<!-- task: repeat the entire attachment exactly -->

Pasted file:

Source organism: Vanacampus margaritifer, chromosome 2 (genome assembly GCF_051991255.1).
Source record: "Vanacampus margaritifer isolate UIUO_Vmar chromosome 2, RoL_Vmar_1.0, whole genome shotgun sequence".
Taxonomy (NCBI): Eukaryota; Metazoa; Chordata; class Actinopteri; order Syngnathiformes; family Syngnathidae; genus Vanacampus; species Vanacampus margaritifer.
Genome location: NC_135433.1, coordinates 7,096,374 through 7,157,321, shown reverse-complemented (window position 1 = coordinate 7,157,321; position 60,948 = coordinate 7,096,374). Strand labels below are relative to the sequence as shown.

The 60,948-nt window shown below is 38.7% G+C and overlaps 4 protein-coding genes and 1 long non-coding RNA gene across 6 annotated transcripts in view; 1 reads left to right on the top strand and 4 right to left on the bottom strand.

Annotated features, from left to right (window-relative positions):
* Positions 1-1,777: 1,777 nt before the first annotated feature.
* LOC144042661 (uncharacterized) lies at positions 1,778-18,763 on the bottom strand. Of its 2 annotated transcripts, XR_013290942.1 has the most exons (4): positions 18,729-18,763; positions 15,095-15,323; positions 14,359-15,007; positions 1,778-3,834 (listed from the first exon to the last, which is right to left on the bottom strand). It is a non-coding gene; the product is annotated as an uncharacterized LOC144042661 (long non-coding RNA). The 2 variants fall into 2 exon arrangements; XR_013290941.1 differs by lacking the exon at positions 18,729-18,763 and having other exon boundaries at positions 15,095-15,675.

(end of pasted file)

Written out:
Source organism: Vanacampus margaritifer, chromosome 2 (genome assembly GCF_051991255.1).
Source record: "Vanacampus margaritifer isolate UIUO_Vmar chromosome 2, RoL_Vmar_1.0, whole genome shotgun sequence".
Taxonomy (NCBI): Eukaryota; Metazoa; Chordata; class Actinopteri; order Syngnathiformes; family Syngnathidae; genus Vanacampus; species Vanacampus margaritifer.
Genome location: NC_135433.1, coordinates 7,096,374 through 7,157,321, shown reverse-complemented (window position 1 = coordinate 7,157,321; position 60,948 = coordinate 7,096,374). Strand labels below are relative to the sequence as shown.

The 60,948-nt window shown below is 38.7% G+C and overlaps 4 protein-coding genes and 1 long non-coding RNA gene across 6 annotated transcripts in view; 1 reads left to right on the top strand and 4 right to left on the bottom strand.

Annotated features, from left to right (window-relative positions):
* Positions 1-1,777: 1,777 nt before the first annotated feature.
* LOC144042661 (uncharacterized) lies at positions 1,778-18,763 on the bottom strand. Of its 2 annotated transcripts, XR_013290942.1 has the most exons (4): positions 18,729-18,763; positions 15,095-15,323; positions 14,359-15,007; positions 1,778-3,834 (listed from the first exon to the last, which is right to left on the bottom strand). It is a non-coding gene; the product is annotated as an uncharacterized LOC144042661 (long non-coding RNA). The 2 variants fall into 2 exon arrangements; XR_013290941.1 differs by lacking the exon at positions 18,729-18,763 and having other exon boundaries at positions 15,095-15,675.